Good morning Chameleon Wranglers! It is time for an update as to what is going on with the podcast! This isn’t an episode per se. It is just a short update to let you know I am working hard on season three! I haven’t just migrated to Madagascar for the winter! We have this break because I am substantially increasing what this podcast will offer. In season three I will have video companion episodes to the podcast. You will still get the podcast which can keep you company into work or during the cage cleaning days, but you will also be able to come home and see a companion video which gives a visual to the topic. I am estimating that the new season will launch in January. I have been having a great time recording interviews and video for this new season and look forward to sharing them with you. We are going to be taking a close look at handling your chameleons, the ecology of the veiled chameleon, and chameleon anatomy. We’ll get a better feel for supplements, plants in the chameleon cage, and even how we in the hobbyist community can effectively perform some citizen science to push our collective knowledge further. I intend for this new format to be well worth the wait.
Until then, I just want to throw out a notice that it is once again time to get ready for winter if you are in the northern latitudes. Some areas already have snow. Seriously consider starting that feeder breeding project just in case your mail delivery service gets interrupted. Healthy chameleons can go a week without eating and it should not cause a problem, but sometimes bitter cold weather can last weeks and you don’t need that feeling of helplessness as you beg the feeder company to send crickets at your risk and boxes of them continue to show up dead. Superworms are easy to breed. Dubia are easy to breed. Fruit flies are easy to breed. If you have chameleon eggs incubating or a live bearing species that could possibly have babies then get yourself breeding fruit flies now so you are in full production by time the hardest of winter hits. Adult chameleons can survive a week or even two without food (I am not saying they will be happy about it or that you should do this purposefully), but babies will not be so lucky. If you have ever experienced the frustration of finding fruit fly cultures that are “blooming” during summer, imagine the difficulty during winter when many companies just won’t ship due to the weather. Now is a GREAT time to get set for the winter! And if you are in the Southern latitudes then head to the beach and laugh into your umbrella drink at the poor slobs having white stuff falling on their heads!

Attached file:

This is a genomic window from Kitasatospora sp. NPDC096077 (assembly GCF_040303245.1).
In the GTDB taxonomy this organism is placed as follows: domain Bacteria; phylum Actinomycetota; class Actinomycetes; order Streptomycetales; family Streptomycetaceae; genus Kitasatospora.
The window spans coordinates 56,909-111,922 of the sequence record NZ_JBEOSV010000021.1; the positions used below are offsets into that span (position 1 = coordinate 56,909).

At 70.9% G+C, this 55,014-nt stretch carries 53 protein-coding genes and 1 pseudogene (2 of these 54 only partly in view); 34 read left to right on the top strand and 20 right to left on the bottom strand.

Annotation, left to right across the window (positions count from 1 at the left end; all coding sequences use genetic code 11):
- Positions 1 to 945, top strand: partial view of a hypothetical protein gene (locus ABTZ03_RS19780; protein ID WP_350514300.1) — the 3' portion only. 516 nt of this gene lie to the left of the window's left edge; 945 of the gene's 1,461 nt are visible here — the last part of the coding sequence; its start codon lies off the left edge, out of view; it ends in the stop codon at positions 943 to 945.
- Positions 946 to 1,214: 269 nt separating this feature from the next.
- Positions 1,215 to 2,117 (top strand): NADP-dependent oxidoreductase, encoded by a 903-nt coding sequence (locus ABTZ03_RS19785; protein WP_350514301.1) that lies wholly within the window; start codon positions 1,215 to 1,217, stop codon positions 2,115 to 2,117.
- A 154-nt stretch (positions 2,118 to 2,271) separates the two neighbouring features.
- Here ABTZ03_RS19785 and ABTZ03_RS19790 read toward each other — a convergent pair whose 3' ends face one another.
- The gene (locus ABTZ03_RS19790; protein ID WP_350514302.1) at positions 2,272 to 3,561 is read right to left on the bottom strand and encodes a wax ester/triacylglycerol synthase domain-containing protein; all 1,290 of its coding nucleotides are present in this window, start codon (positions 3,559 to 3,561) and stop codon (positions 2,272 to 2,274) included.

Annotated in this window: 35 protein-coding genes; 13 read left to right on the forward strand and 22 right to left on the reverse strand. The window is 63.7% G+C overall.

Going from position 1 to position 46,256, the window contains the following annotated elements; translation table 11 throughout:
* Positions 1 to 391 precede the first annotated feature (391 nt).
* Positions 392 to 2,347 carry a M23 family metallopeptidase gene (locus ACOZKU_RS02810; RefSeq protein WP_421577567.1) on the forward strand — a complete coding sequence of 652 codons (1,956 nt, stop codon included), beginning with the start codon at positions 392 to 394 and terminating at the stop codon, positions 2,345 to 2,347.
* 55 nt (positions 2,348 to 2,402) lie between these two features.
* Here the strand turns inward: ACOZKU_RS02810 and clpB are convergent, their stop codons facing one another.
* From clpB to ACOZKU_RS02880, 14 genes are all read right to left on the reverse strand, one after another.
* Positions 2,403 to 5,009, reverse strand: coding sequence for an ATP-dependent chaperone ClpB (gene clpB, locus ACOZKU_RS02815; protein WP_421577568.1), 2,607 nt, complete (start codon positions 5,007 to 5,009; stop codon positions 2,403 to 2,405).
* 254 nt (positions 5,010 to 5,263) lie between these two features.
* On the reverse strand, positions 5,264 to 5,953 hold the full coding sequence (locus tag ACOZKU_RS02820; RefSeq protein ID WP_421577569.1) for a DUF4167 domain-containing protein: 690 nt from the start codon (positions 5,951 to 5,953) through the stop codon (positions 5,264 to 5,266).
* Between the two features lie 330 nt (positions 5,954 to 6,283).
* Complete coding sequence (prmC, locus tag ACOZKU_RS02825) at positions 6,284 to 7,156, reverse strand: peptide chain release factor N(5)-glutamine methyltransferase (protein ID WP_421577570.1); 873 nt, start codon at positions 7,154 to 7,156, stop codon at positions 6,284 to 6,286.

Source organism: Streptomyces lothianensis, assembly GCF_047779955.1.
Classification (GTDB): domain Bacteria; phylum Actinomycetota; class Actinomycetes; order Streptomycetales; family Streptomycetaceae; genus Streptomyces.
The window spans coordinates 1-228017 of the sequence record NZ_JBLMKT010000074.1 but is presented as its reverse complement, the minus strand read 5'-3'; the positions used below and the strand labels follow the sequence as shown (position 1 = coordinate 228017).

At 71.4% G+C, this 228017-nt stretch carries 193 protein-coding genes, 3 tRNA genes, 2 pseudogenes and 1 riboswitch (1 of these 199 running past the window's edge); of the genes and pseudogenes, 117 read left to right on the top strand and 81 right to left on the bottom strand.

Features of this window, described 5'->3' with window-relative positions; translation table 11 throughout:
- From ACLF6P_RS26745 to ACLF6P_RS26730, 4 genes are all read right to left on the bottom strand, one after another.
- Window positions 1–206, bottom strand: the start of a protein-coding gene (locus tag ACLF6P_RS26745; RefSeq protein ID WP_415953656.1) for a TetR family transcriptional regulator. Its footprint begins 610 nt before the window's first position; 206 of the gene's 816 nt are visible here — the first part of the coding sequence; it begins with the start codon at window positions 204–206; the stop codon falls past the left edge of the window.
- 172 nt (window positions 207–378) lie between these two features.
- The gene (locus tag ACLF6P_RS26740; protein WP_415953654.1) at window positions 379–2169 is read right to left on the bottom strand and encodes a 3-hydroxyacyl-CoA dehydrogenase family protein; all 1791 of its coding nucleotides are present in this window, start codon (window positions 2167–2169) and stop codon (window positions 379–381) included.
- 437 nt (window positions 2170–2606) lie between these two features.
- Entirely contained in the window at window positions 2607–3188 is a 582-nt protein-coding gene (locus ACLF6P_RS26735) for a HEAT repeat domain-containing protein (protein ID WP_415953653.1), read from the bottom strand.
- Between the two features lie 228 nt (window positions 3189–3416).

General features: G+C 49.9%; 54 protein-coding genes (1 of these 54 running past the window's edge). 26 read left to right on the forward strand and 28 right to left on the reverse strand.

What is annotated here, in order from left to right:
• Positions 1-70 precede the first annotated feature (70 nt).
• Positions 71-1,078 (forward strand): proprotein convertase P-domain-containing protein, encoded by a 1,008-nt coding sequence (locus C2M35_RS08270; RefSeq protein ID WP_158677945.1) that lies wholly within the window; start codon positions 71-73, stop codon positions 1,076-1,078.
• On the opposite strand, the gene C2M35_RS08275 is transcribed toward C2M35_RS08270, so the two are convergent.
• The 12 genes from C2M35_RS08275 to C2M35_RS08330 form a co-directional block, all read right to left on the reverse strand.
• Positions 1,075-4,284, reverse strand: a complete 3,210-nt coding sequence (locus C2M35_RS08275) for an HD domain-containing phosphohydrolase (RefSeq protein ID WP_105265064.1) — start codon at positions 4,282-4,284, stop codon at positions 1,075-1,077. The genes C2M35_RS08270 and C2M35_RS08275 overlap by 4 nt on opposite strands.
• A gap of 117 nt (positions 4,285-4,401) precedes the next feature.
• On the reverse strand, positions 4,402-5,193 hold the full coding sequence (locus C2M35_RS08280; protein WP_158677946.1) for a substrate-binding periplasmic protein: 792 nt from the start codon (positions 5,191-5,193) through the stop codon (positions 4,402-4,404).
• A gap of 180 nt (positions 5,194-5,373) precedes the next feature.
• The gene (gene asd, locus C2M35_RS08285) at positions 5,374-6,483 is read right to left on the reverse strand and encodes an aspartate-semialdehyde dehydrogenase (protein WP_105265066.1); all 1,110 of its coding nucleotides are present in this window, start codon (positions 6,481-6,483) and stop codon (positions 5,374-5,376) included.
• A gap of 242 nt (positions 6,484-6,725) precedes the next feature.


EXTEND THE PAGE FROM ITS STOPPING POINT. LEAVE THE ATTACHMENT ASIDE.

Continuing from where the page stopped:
Another fun project to put together you are part of the people that might be spending more time indoors is to put together a photo album of your chameleon. With smartphones we end up doing a great job documenting every flower that blooms, everything that your kid does, every coffee from Starbucks, and every stage of growth in our chameleons. You can sit down one afternoon and make a folder with all the stages of growth you have experienced with your friend. If you want to go a step further you can easily find an online service that will take those photos and make them into a print book for your coffee table. It is a very cool thing to be able to see the growth in colors or horns as your chameleon grows up. And it is a good way to judge people. If they look at the book and say “oh my gosh, how awesome” then they get to level up. If they scrunch their face and can’t figure out why you have a book about these weird things then you are able to show them the door and not waste time with that kind of undesirable element.
“You don’t have to go home but you can’t stay here…”
So, while I am arranging simultaneous interviews across three continents, massaging those video transitions, and trying to coax the why out of these topics, enjoy the holidays, your family, and that mini-tree dragon that makes our lives border on the fantastic! I’ll have something special for you when 2018 plops itself on our doorstep! It will be a great year to learn, understand, and pass it on!